Cultural Institution Blesok • Established 1998
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ISSN 1409-6900 | UDK 82+7     Blesok no. 21 | volume IV | June-July, 2001



                     Peer-reviewed journal
Blesok no. 21June-July, 2001

Coming to an Awareness of Language

p. 1
Malcom X

On February 21, 1965, Malcolm X, the Black Muslim leader, was shot to death as he addressed an afternoon rally in Harlem. He was thirty-nine years old. In the course of his brief life he had risen from the world of thieving, pimping, and drug pushing to become one of the most articulate and powerful blacks in America during the early 1960s.
    With the assistance of Alex Haley, later the author of Roots, Malcolm X told his story in The Autobiography of Malcolm X, a moving account of his search for fulfillment. In the following selection taken from the Autobiography, Malcolm X narrates his discovery while in prison of the power of language.

Malcom X

    I've never been one for inaction. Everything I've ever felt strongly about, I've done something about. I guess that's why, unable to do anything else, I soon began writing to people I had known in the hustling world, such as Sammy the Pimp, John Hughes, the gambling house owner, the thief Jumpsteady, and several dope peddlers. I wrote them all about Allah and Islam and Mr. Elijah Muhammad. I had no idea where most of them lived. I addressed their letters in care of the Harlem or Roxbury bars and clubs where I'd known them.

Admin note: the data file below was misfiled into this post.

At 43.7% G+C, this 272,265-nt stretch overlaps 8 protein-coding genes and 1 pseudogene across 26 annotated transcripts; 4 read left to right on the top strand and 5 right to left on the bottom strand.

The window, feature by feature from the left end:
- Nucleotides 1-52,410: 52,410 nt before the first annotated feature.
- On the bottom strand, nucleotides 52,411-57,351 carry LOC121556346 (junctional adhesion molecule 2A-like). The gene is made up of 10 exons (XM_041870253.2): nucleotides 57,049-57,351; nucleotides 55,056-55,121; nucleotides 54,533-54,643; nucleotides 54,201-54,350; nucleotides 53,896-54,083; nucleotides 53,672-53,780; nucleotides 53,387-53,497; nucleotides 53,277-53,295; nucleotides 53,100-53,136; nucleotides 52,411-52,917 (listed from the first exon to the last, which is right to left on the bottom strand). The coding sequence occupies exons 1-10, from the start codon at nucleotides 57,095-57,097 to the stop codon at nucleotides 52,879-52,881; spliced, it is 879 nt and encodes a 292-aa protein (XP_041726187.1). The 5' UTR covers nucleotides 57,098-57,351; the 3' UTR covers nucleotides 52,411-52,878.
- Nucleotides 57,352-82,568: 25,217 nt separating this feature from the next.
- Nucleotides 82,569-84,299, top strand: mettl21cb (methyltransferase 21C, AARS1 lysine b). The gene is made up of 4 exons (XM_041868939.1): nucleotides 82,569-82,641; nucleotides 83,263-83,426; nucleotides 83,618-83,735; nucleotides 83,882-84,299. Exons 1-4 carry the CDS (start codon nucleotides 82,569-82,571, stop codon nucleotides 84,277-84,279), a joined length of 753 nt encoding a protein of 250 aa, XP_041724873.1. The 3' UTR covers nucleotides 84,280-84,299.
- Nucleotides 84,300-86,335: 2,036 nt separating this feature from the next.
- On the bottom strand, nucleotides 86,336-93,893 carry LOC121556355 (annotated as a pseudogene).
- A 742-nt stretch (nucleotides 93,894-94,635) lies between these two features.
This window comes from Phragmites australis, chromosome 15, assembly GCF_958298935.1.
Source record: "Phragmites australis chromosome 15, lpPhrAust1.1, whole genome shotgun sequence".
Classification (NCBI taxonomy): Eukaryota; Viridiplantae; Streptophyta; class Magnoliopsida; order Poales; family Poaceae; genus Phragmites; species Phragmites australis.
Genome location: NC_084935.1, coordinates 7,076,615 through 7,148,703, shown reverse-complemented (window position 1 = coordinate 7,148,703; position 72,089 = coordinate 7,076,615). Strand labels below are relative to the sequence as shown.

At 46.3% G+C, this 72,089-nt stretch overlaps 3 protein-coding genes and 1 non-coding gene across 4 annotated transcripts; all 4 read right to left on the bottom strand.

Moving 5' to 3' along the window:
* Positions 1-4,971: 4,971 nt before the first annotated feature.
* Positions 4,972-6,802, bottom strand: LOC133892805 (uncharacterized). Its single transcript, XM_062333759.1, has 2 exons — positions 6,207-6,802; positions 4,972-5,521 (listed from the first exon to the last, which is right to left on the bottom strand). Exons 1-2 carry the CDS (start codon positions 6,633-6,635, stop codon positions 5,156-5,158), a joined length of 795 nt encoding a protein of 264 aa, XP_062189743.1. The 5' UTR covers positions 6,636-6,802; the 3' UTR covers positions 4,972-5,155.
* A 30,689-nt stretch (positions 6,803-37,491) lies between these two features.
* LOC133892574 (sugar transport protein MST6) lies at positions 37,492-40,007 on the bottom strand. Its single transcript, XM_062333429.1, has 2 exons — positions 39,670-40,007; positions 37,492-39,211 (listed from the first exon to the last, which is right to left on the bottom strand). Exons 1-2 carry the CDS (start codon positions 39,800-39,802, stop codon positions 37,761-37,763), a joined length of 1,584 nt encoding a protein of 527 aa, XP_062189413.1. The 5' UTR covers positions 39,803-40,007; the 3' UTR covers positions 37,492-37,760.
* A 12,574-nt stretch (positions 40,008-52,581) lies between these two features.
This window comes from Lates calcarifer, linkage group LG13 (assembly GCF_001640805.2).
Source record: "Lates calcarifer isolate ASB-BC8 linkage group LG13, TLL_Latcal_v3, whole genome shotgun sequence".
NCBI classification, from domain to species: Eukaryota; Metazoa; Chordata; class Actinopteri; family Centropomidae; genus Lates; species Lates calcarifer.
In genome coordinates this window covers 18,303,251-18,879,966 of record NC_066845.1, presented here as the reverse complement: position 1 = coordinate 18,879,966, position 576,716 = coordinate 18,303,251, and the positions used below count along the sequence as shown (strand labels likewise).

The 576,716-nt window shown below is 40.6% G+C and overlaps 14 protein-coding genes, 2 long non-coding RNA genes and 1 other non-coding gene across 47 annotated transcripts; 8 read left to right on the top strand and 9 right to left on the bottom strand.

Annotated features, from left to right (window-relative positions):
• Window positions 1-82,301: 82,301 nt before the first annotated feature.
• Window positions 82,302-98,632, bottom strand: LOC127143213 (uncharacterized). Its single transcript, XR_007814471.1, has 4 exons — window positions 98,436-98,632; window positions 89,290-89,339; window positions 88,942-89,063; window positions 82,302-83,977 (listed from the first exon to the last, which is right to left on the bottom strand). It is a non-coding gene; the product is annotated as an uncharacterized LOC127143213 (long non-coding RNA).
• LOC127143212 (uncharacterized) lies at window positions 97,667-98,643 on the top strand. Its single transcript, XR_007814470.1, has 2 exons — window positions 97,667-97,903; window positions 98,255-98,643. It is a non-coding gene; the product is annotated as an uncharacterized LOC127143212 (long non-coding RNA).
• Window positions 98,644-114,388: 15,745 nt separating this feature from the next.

I never got a single reply. The average hustler and criminal was too uneducated to write a letter. I have known many slick, sharp-looking hustlers, who would have you think they had an interest in Wall Street; privately, they would get someone else to read a letter if they received one. Besides, neither would I have replied to anyone writing me something as wild as “the white man is the devil.”
    What certainly went on the Harlem and Roxbury wires was that Detroit Red was going crazy in stir, or else he was trying some hype to shake up the warden's office.
    During the years that I stayed in the Norfolk Prison Colony, never did any official directly say anything to me about those letters, although, of course, they all passed through the prison censorship. I'm sure, however, they monitored what I wrote to add to the files which every state and federal prison keeps on the conversion of Negro inmates by the teachings of Mr. Elijah Muhammad.
    But at that time, I felt that the real reason was that the white man knew that he was the devil.
    Later on, I even wrote to the Mayor of Boston,

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